IR maintains CG and CNG methylation better than singlet copies of NOSpro at target locus, suggesting that some intrinsic feature of the IR helps to maintain methylation independently of dsRNA. One possibility is that pairing of the IR in cis generates an unusual structure (51) that is recognized by the maintenance MTase activities. Consistent with a critical role for maintenance MTases in retaining methylation in the NOSpro IR, reductions in CG and CNG methylation in this region were greater in metl than in ddml mutant plants (Fig. 1 silencer, mete and ddml). A similar stronger effect of metl compared with ddml on methylation of an IR has been noted previously on studies with the PHI gene family in Arabidopsis (32~. Overall, the results from the mutant analysis indicate that efficient maintenance of methylation triggered by RdDM re- quires MET1 and the activity of DDM1, perhaps as part of a chromatin remodeling complex. Despite the continued presence of NOSpro dsRNA, significant losses of target NOSpro meth- ylation were observed after several generations in metl and ddml mutants. This suggests that in the absence of a mainte- nance MTase and chromatin restructuring activities, which can help to reinforce silencing, methylation induced by RdDM is lost more rapidly than it can be regenerated de novo. It is not yet known which DNA MTase catalyzes the de novo methylation step of RdDM, though MET1 is considered unlikely because of the somewhat delayed influence of the mete mutation on our NOSpro silencing system. A CMT was initially a prom- ising candidate for RdDM (1, 52) because of the presence in these enzymes of a chromodomain, which can serve as an RNA-protein interaction module (53~. Initial results with the cmt3 mutation, however, suggest negligible effects on NOSpro silencing in F2 generation (W.A., X. Cao, S. and Jacobsen, M.M., unpublished results). NOSpro methylation must still be exam- ined in the cmt3 mutants. Another candidate for RdDM is a member of the domain rearranged (DRM) class, which is the major de novo DNA MTase family in plants (54~. Mutants defective in DRM2 (X. Cao and S. Jacobsen, personal commu- nication) are currently being tested with the NOSpro system. A final possibility is a member of the Dnmt2 family, which is also present in vertebrates, Drosophila and in a mutated formin Schizosaccharomyces pombe (55~. Mutations in this class of putative DNA MTases remain to be assessed in our NOSpro system. There are so far no reports that RNA directs DNA methyl- ation in animals. This apparent deficiency may reflect differ- ences between plants and animals with respect to specific requirements for RdDM. Factors to consider include whether the unique pattern of methylation triggered by RdDM can be detected at a particular developmental stage in animals, and whether the required DNA MTase is available at that time. In both mammals and Drosophila, non-CG methylation, which is 1. Matzke, M. A., Matzke, A. J. M. & Kooter, J. (2001) Science 293, 1080-1083. 2. Vance, V. B. & Vaucheret, H. (2001) Science 292, 2277-2280. 3. Waterhouse, P., Wang, M. B. & Lough, T. (2001) Nature (London) 411, 834-842 conceivably directed by RNA (56), is present in early embryos (57, 58). This methylation might be catalyzed by Dnmt3a, which is the major de novo DNA MTase active early in mammalian development (57), or by Dnmt2, which is also primarily active during the initial stages of development in mammals and in Drosophila (58). Both of these enzymes have been implicated in the catalysis of non-CG methylation (57, 58), which would be consistent with RdDM. Thus, if RdDM occurs in animals, it might be limited to early stages of development when the appropriate DNA MTase(s) is active. In contrast, the occurrence of RdDM throughout plant development (56) suggests the continuous activity of the necessary DNA MTase, a feature that probably facilitated the detection of RdDM in adult plants. Even for organisms that do not methylate their DNA, there is growing evidence that chromatin modifications are targeted by components of the RNAi machinery. In Drosophila, transgene TGS and PTGS are both dependent on the piwi protein, which is a member of the Argonaute family required for RNAi (59). TGS is associated with complexes of polycomb-group proteins, which are perhaps directed to the transgene promoter by short RNAs containing transcriptional regulatory sequences. In S. pombe, homologs of three proteins required for RNAidicer, a putative RNA-dependent RNA polymerase, and argonaute are needed for histone methylation and localization of the heterochromatin protein Swi6 at centromeric repeats (S. Gre- wal, personal communication). RNAi-based genetic screens to find genes required for RNAi in Caenorhabdit~s elegans identi- fied several ORFs that are predicted to encode chromatin- associated proteins (60). Genetic screens are required to recover novel mutations affecting NOSpro dsRNA-mediated TGS. We have recently identified one prospective mutant, rts-1 (RNA-mediated tran- scriptional silencing), in which silencing is substantially allevi- ated, whereas target NOSpro methylation is only reduced about 50% (W.A., M.F.M., and A.J.M.M., unpublished results). The rts-1 mutation does not map to a region of the Arab~dopsis genome known to encode a DNA MTase, suggesting that it might encode a chromatin factor. Identification of the RTS-1 gene and further genetic analyses using the NOSpro dsRNA-mediated TGS system should continue to provide insights into the rela- tionship between RdDM and chromatin modifications. 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(2001) Cell Mol. Life Sci. 58, 721-727. 22. Tamaru, H. & Selker, E. (2001) Nature (London) 414, 277-283. 23. Jackson, J., Lindroth, A., Cao, X. & Jacobsen, S. (2002) Nature (London) 416, 556-560. 24. Clough, S. J. & Bent, A. F. (1998) Plant J. 16, 735-743. 25. Matzke, A. J. M. & Matzke, M. (1986) Plant Mol. Biol. 7, 357-365. 26. Chen, Z. L., Schuler, M. A. & Beachy, R. N. (1986) Proc. Natl. Acad. Sci. USA 83, 8560-8564. PNAS I December 10, 2002 1 vol. 99 I suppl. 4 | 16505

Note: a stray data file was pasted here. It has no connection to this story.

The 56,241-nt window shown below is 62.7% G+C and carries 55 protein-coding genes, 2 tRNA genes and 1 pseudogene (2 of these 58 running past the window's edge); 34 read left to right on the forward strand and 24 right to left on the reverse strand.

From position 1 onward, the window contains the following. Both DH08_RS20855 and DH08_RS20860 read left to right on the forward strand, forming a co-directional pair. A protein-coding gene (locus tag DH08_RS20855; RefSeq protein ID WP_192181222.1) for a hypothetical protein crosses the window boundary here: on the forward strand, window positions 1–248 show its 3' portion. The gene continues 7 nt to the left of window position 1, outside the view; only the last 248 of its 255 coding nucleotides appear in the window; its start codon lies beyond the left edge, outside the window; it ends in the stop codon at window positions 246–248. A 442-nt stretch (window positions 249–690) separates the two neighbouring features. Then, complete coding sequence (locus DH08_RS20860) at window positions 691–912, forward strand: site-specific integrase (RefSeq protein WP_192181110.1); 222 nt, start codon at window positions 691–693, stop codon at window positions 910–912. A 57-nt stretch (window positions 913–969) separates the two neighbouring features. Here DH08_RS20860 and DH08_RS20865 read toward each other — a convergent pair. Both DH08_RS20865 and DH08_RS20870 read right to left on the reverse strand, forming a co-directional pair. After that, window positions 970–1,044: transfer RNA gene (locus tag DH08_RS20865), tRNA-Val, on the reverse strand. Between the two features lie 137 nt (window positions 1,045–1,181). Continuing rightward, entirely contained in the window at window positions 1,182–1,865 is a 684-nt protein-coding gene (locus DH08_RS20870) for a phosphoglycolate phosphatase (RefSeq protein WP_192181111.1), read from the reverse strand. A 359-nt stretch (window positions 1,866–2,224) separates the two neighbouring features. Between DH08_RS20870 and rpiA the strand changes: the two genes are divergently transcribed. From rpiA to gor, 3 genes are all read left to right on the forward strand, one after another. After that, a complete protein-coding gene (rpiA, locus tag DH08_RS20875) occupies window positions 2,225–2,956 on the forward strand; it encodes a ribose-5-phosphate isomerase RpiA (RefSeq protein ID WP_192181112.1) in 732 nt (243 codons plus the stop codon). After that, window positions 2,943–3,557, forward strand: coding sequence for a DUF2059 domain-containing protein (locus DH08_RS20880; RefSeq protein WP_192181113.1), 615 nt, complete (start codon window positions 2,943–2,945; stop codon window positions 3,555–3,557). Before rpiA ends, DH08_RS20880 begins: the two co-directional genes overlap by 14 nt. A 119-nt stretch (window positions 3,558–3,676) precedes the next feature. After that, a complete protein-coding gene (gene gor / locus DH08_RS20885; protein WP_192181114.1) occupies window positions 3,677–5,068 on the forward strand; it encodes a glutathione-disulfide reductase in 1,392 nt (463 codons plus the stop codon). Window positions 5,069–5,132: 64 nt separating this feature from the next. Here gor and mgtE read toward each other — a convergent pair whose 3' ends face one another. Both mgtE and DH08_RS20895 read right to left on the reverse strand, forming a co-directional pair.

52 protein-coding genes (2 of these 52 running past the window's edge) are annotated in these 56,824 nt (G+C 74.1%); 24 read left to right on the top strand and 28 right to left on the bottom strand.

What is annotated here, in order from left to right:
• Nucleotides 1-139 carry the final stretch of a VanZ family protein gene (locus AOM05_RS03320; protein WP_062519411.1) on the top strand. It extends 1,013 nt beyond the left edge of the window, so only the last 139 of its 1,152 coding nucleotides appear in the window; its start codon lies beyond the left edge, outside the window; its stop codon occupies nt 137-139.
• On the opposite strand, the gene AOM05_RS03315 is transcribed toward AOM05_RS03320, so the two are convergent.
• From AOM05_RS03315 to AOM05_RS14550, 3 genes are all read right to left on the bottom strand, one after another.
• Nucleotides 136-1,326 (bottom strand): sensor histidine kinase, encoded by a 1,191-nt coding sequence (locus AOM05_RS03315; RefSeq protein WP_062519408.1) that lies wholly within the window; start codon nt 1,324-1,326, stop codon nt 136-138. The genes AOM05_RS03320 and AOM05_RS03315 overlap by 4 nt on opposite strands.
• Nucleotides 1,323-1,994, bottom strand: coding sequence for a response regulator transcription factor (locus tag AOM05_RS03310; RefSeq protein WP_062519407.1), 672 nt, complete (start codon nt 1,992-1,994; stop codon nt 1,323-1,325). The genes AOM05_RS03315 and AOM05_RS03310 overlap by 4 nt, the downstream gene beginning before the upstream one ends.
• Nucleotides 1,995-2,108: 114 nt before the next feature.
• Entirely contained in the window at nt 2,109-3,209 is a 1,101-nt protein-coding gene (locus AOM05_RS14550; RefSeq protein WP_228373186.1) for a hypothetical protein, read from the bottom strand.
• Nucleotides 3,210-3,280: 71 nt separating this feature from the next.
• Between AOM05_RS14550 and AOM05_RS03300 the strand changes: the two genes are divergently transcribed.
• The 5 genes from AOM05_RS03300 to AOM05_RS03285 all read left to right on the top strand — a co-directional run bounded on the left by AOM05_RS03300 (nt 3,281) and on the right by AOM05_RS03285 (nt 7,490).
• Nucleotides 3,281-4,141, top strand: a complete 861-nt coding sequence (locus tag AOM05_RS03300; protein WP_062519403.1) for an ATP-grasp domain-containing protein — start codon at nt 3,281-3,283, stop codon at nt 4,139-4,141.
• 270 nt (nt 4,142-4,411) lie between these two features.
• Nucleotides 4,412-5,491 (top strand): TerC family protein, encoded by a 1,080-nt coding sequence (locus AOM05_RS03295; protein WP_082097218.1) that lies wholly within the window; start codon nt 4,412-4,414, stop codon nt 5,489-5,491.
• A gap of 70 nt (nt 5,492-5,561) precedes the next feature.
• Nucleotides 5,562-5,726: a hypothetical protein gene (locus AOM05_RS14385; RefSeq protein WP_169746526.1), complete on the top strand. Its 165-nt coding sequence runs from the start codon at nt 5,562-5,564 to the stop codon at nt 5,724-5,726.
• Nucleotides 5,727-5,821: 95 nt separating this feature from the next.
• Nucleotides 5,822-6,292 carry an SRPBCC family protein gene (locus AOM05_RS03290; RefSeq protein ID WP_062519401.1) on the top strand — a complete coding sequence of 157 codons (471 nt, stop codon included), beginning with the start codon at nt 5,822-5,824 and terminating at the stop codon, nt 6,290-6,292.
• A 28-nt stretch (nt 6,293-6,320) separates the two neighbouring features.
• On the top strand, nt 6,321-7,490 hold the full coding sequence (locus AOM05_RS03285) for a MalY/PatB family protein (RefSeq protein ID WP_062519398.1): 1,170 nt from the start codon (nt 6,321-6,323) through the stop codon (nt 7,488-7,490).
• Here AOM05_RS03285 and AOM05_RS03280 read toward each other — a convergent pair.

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:< MacArthur M. Sack/er _ COLLOQ U IA OF THE NATIONAL ACADEMY OF SCIENCES Self-Perpetuating Structural States in Biology, Disease, and Genetics March 22-24, 2002 National Academy of Sciences, Washington, DC Organized by Susan Linclquist and Steve Henikoff Program Friday, March 22 Sackler Lecture Susan Lindquist, Whitehead Institute Mad Cows Meet Psi-Chotic Yeast: New Paradigms in Genetics and Disease Saturday, March 23 Session t. Self-Perpetuating Protein Conformations Keynote Speaker Charles Weissmann, Imperial College School of Medicine at St. Mary's Mammalian Prion Diseases Reed Wickner, Nationa I I nstitutes of Hea Ith The Yeast Prion [URE3] Is a Heritable Amyloid of Ure2p: Genetics and Mechanisms Susan Liebman, University of Illinois Prion-Prion Interactions, Predisposing Factors Eric Kandel and Kausik Si, Columbia University Self-Perpetuating Protein Conformations and Memory Session Il. Protein Conformation Changes, Amyloid and Disease Erich Wanker, Max Delbruck Center for Molecular Medicine Huntington Protein Assembly, Trafficking and Drug Interactions Nancy Bonini, University of Pennsylvania Drosophila Model for Neurodegenerative Disease, Protein-Protein Interactions Ulrich Hartl, Max Planck Institute for Biochemistry Amyloid Disease Proteins and Chaperone Interactions Chris Dobson, University of Cambridge Links Between Protein Folding and Human Disease Jeffrey W. Kelly, The Scripps Research Institute Understanding the Energy Landscape Associated with Transthyretin Amyloid Diseases and Manipulating It to Prevent Amyloidosis .: